TaxAlerts Tax Article
April 2011 | Written by: Karen Reed, EA
If you know you have a large tax bill coming that you are not able to pay, the most important thing to know is that you should still file your tax return before the filing deadline. Even if you are not able to make the full payment, filing your return on time and making as large a payment as possible could save you a substantial amount in penalties and interest. If you file for an extension, keep in mind that an extension of your tax return filing deadline does not give you more time to pay the bill, just to file your return.
The IRS assesses different types of penalties when a tax balance is due. The “failure to file” penalty accrues at the rate of 5% for each month or part of a month the return is late with a maximum of 25%. The “failure to pay” penalty accrues at the rate of .5%, ten times lower than the failure to file penalty. This is why it is important to file your return and pay as much as you are able to, on or before the deadline.
While the only way to avoid significant additional penalties for being unable to pay is to file your return properly and timely, the IRS does have several programs in place to assist those who cannot pay their taxes. The key to getting the IRS to help is to be proactive. Below are some of the options available to you when you are unable to pay the full amount you owe.
Installment Agreement Request
Under this option, you may be able to postpone or spread out your tax payments by entering into an installment payment agreement with the IRS. You can request this by filing Form 9465 or applying online.
When you enter into an installment agreement with the IRS, penalties and interest will still accrue, but the late payment penalty will be half the normal rate (.25% instead of .5%) if you file your return on time or with an extension. The IRS typically grants guaranteed installment agreements even if you are able to fully pay your balance.
Undue Hardship Extensions
Another option to extend the amount of time allowed to pay your tax bill is to show that payment would cause undue hardship. Unlike an installment agreement, it is more difficult and requires more effort to qualify for this type of extension. This request is available with Form 1127, and you must provide a detailed explanation of the undue hardship that would result by having to pay your taxes. Your application will not be accepted without a statement of your assets and liabilities as of the end of the previous month and an itemized list of your income and expenses for the three months leading up to the due date of the tax.
Offer in Compromise
An offer in compromise is an agreement to settle your tax debt for less, and often significantly less, than what you owe. The IRS prefers to receive a partial payment rather than nothing, but unless there are special circumstances, an offer to pay less than what you owe will not be accepted. To qualify for this type of settlement, you must show that you are not able to pay the full amount, and also that it is unlikely you will ever be able to pay the full amount. Other ways to qualify may include legitimate doubt about the tax liability owed, or an exceptional circumstance that would make the collection of the tax unfair or inequitable. Partial payments or a down payment must be made while an offer in compromise is being considered. In addition, the IRS is allowed to keep that payment even when they reject the offer, which happens more often than not. There is a $150 fee to apply for an OIC, the period to have it accepted is often one to two years, and the interest continues to build.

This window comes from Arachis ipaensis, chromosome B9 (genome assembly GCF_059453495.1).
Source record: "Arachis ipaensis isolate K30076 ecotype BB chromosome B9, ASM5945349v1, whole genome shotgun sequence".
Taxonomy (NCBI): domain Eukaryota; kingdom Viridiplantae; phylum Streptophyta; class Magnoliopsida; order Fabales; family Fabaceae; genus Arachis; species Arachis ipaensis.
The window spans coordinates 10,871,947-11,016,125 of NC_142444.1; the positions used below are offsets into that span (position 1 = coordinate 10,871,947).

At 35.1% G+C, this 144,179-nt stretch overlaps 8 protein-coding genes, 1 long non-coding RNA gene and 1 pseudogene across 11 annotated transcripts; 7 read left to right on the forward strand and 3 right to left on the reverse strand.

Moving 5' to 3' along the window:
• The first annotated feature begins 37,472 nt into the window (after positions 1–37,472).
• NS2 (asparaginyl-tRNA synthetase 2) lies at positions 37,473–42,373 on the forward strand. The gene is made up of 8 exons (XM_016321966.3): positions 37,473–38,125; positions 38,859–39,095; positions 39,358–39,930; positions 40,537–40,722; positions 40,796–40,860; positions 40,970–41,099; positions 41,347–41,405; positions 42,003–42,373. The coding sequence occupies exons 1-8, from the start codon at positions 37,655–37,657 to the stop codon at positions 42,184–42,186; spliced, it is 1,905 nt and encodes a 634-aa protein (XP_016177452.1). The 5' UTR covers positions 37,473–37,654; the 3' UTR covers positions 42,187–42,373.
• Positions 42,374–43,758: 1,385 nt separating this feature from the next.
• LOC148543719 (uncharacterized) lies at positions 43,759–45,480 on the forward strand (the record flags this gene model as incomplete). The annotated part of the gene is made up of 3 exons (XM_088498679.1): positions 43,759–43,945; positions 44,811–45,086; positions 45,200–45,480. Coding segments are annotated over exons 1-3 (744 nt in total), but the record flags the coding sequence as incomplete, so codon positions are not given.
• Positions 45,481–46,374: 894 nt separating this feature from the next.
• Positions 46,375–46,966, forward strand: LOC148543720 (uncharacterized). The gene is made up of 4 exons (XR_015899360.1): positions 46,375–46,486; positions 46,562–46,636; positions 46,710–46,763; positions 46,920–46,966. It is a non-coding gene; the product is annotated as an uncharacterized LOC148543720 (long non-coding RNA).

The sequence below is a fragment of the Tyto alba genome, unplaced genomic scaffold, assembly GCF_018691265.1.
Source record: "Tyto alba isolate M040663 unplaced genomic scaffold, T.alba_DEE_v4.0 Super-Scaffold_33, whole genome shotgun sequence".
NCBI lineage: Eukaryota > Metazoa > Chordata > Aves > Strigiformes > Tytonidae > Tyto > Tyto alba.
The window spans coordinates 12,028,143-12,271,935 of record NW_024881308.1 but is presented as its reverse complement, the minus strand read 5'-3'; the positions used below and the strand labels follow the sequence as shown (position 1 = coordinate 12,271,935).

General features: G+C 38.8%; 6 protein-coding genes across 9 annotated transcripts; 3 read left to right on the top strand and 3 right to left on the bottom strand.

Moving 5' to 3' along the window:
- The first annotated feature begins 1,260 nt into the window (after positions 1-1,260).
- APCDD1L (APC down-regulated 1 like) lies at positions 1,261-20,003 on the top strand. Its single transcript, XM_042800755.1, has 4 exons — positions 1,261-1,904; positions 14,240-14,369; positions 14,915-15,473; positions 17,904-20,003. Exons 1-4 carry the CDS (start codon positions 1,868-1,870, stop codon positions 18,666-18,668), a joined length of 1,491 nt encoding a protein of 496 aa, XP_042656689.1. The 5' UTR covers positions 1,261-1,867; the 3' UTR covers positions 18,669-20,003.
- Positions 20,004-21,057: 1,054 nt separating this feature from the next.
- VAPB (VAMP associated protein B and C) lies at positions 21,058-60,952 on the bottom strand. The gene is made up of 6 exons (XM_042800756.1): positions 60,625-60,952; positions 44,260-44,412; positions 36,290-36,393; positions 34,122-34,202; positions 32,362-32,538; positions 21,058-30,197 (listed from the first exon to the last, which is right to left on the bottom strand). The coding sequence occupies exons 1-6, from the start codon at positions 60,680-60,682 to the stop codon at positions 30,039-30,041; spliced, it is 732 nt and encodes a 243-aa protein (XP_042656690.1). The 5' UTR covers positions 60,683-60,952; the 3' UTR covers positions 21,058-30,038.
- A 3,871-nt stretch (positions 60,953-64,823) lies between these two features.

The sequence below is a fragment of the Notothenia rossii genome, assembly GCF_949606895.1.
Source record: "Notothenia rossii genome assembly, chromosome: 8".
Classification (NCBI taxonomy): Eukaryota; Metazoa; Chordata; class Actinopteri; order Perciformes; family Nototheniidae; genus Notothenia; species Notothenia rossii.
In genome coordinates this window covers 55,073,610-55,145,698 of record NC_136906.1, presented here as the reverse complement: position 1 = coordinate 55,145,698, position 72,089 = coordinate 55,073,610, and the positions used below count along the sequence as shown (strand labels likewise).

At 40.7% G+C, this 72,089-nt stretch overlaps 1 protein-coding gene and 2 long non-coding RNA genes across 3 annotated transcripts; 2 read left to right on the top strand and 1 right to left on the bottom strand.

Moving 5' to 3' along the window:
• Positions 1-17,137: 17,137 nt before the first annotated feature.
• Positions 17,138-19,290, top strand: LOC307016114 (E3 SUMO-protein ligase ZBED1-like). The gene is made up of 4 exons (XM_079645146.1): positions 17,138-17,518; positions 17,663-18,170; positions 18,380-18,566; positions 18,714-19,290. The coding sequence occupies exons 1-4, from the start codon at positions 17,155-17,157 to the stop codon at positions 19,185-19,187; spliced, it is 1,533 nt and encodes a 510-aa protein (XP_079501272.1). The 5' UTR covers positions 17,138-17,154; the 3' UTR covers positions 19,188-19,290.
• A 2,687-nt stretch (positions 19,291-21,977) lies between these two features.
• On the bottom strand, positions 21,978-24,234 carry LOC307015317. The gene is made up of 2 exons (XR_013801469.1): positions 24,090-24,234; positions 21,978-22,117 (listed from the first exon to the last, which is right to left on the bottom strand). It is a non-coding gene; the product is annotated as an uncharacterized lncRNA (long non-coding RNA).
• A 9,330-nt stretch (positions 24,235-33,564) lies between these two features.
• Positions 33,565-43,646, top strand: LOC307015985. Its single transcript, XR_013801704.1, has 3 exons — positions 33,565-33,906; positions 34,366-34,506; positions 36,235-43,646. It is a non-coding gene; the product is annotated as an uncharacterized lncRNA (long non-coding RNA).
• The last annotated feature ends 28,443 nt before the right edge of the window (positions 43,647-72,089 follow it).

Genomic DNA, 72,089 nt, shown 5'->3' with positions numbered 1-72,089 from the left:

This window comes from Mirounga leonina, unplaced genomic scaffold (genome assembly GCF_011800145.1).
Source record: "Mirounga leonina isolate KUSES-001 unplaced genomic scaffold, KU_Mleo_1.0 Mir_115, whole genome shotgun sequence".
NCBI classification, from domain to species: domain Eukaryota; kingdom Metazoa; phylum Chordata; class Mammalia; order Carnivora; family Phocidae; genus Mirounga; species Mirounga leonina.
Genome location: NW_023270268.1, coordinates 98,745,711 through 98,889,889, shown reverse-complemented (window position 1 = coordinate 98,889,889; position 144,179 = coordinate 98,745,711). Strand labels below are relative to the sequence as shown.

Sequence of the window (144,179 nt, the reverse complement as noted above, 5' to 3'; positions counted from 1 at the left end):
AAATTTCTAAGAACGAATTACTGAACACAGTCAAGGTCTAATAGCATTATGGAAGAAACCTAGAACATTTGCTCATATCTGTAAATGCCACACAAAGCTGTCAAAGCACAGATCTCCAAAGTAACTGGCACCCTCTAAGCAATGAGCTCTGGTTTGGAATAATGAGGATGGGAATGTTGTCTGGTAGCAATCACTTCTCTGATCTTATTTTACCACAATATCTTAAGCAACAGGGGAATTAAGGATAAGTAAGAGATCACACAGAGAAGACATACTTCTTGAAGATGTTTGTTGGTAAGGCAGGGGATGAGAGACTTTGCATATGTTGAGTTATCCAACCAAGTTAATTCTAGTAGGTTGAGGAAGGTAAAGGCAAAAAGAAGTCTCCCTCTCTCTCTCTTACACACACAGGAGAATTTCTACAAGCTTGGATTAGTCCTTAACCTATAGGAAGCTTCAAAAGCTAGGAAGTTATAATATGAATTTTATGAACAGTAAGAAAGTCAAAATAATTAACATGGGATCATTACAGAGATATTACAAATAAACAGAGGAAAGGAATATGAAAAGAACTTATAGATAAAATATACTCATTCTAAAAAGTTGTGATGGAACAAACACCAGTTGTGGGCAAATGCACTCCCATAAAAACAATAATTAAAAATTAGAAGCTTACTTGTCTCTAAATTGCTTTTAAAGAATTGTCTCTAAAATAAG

Innocent Spouse Relief
Under limited circumstances, you can be relieved from tax liabilities on a joint return if you believe the tax liability should be paid solely by your spouse. This type of relief is very difficult to qualify for and includes substantial requirements. You may qualify if there is an understatement of tax because your spouse omitted income or claimed false deductions or credits without your knowledge. You must be divorced, separated, or no longer living with your spouse, and able to show that, given all the facts and circumstances, it would not be fair to hold you liable for the tax. This type of relief is requested by filing Form 8857.
Beware of Tax Time Phishing Scams
The IRS never initiates contact with taxpayers by email. If you receive an email purporting to be from the IRS, do not be fooled. Responding to a phony IRS email could lead to theft of your personal information, and clicking links or opening attachments could expose your computer to harmful viruses.
IRS impersonation schemes are not limited to email. Telephone, fax, internet and social networking sites are also being used by identity thieves to fraudulently obtain personal and financial information. Variations of the scam include requests to complete refund applications, customer satisfaction surveys, and forms relating to fraud investigations or charitable donations.
Messages claiming to be from the IRS should be forwarded to email@example.com.